How to See NASA’s Comet Crash in the Sky

June 28, 2005

Contacts:
J. Kelly Beatty, Executive Editor
  617-864-7360 x148, kbeatty@SkyandTelescope.com
Marcy L. McCreary, VP Marketing & Business Dev.
  617-864-7360 x143, mmccreary@SkyandTelescope.com

Note to Editors/Producers: This release is accompanied by two publication-quality illustrations; see details below.

When NASA's Deep Impact slams an 800-pound projectile into Comet Tempel 1 at 23,000 miles per hour, the collision should create quite a splash. Cameras and other instruments on the main spacecraft will watch this first-ever comet excavation from a safe distance, and astronomers on Earth will be looking on with powerful mountaintop telescopes.

Countless amateur stargazers will be watching too. If you have a telescope or binoculars, you can watch to see if the comet brightens after the probe's kamikaze plunge. Contrary to optimistic predictions, you're unlikely to see anything of this event with your unaided eye. But you can at least see the place in the sky where it's happening.

Your location will be important. The crash is set to happen at 10:52 p.m. Pacific Daylight Time on July 3rd (1:52 a.m. Eastern Daylight Time on the morning of July 4th). At that moment, the comet will be well placed in a dark sky from the western United States, especially the Southwest. But for much of the eastern United States and Canada the comet will have already slipped below the horizon.

"Anyone west of the Mississippi River has a chance of seeing the comet when Deep Impact slams into it," says Kelly Beatty, executive editor of Sky & Telescope magazine. "People in southwestern Canada, Mexico, and Central America will have good seats too."

Here's where to look. After dark, find Jupiter shining high in the southwest. It's the brightest "star" in that part of the sky (brighter Venus sets in the west-northwest during dusk). Off to Jupiter's left, by somewhat more than the width of your fist seen at arm's length, is the fainter star Spica. The impact with the comet will happen a couple of finger-widths above Spica, as shown in the accompanying illustration.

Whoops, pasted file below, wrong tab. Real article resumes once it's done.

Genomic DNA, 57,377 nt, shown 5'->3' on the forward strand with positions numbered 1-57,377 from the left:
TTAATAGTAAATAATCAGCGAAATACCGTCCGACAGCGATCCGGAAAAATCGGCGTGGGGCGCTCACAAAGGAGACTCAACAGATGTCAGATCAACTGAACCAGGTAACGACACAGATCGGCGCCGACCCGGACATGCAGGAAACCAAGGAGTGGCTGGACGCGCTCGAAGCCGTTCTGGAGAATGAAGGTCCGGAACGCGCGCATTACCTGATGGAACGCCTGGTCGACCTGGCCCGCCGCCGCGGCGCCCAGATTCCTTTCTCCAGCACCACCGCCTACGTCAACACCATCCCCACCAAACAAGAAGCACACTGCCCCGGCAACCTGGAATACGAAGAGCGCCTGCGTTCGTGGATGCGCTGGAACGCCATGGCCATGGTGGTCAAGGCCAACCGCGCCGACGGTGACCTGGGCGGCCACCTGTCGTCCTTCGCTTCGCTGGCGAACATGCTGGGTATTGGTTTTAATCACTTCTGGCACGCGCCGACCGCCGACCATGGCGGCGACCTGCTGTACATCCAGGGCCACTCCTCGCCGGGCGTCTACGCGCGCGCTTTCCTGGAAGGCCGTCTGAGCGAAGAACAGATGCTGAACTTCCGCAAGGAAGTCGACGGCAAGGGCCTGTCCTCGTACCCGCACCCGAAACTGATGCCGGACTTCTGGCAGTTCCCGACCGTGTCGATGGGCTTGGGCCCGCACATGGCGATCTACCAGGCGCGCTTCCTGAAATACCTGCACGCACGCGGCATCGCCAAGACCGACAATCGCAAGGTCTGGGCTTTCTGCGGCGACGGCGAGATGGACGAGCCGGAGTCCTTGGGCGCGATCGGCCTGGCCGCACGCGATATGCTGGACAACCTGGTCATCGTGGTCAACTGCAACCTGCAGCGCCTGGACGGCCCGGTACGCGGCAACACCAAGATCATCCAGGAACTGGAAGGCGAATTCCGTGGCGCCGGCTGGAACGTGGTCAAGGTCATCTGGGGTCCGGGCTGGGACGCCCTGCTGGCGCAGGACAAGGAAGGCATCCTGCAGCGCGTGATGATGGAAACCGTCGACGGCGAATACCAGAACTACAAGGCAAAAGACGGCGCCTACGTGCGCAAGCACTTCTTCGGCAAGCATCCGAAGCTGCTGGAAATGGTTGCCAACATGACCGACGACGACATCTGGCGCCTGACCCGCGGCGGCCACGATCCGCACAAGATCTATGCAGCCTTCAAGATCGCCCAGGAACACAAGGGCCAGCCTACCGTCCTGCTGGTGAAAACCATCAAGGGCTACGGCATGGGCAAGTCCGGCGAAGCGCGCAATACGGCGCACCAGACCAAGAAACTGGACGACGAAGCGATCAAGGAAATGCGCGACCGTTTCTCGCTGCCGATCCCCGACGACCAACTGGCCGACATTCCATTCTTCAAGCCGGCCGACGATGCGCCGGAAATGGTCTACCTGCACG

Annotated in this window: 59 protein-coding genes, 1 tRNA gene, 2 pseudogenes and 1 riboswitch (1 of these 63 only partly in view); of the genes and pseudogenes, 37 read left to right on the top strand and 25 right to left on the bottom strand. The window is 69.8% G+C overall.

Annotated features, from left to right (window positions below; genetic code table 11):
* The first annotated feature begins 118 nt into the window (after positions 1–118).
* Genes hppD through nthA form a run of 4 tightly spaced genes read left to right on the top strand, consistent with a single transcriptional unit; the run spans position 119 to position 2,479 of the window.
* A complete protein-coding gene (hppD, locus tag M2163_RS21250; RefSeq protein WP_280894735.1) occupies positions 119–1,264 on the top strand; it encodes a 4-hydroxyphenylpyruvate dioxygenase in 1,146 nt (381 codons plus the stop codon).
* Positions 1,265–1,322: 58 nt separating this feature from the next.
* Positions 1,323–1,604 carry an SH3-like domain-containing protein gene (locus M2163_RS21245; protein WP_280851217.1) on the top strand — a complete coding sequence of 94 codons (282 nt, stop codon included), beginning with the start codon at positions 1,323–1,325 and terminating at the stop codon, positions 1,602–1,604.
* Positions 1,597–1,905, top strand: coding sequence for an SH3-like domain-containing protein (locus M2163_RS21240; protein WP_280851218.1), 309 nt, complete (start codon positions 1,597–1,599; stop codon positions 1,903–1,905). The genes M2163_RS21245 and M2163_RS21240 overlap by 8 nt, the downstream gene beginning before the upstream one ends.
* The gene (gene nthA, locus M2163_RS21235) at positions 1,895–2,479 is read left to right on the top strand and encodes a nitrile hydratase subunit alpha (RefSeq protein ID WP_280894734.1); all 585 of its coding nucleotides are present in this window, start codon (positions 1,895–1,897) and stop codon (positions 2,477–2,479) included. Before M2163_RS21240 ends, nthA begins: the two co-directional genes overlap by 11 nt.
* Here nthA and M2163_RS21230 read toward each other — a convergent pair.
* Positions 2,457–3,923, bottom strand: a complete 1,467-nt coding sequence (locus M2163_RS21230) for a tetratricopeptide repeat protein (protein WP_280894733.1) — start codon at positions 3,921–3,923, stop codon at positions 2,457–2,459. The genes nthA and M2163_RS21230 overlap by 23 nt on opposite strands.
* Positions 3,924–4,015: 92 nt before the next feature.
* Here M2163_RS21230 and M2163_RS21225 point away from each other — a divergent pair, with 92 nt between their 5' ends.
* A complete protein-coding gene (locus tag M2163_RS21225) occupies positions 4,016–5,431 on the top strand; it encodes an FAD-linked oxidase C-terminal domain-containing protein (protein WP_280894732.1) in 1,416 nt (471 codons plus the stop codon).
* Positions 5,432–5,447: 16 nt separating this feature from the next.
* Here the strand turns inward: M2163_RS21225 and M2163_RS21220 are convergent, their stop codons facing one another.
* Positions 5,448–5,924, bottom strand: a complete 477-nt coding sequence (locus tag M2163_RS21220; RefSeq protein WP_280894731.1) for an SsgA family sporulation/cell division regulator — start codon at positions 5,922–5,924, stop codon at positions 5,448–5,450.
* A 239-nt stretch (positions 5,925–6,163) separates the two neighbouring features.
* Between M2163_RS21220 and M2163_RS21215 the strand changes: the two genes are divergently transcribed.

Even during and after impact the comet is expected to remain faint, and telescope users will need to use the detailed star chart that accompanies this release. Suitable charts also appear in the June 2005 issue of Sky & Telescope, the July-August 2005 issue of Night Sky, and online at SkyandTelescope.com. Anyone who's not already familiar with how to use star charts with a telescope will need to follow the beginner's instructions in the online article.

Some scientists speculate that Comet Tempel 1 will stay bright long after it gets hit, so you may be able to spot it for several nights after July 3rd. If your evening sky is clear on July 6th or 7th, there's an easy way to find Comet Tempel 1 with your telescope. Just center Spica in your lowest-power eyepiece, then let the sky drift by (turn off the scope's tracking motor if it has one). Wait exactly 20 minutes, and Comet Tempel 1 should be in the field of view.

Much more about the Deep Impact mission and its target comet appears in the cover stories of the June 2005 Sky & Telescope.


Sky & Telescope is pleased to make the following illustrations available to our colleagues in the news media. Permission is granted for one-time, nonexclusive use in print and broadcast media, as long as appropriate credits (as noted in each caption) are included. Web publication must include a link to SkyandTelescope.com.

On the night of July 3–4 and for several evenings immediately afterward, Comet Tempel 1 will be situated in the southwestern sky not far from the bright star Spica. Even after Deep Impact makes its splashy arrival, the comet will likely not be visible to the unaided eye. Instead, try looking in the location marked X with good binoculars or a small telescope. The comet will look like a faint, fuzzy star. Click on the image to get a higher-resolution version suitable for publication or broadcast.
Night Sky illustration by Steven A. Simpson.
You can find Comet Tempel 1 in binoculars or a telescope by looking near the planet Jupiter and the star Spica, as shown here. Click on the image to download a higher-quality version suitable for publication or broadcast.
Night Sky illustration by Steven A. Simpson.

Sky Publishing Corp. was founded in 1941 by Charles A. Federer Jr. and Helen Spence Federer, the original editors of Sky & Telescope magazine. The company's headquarters are in Cambridge, Massachusetts, near the Harvard-Smithsonian Center for Astrophysics. In addition to Sky & Telescope and SkyandTelescope.com, the company publishes Night Sky magazine (a bimonthly for beginners with a Web site at NightSkyMag.com), two annuals (Beautiful Universe and SkyWatch), as well as books, star atlases, posters, prints, globes, and other fine astronomy products.

COMMENT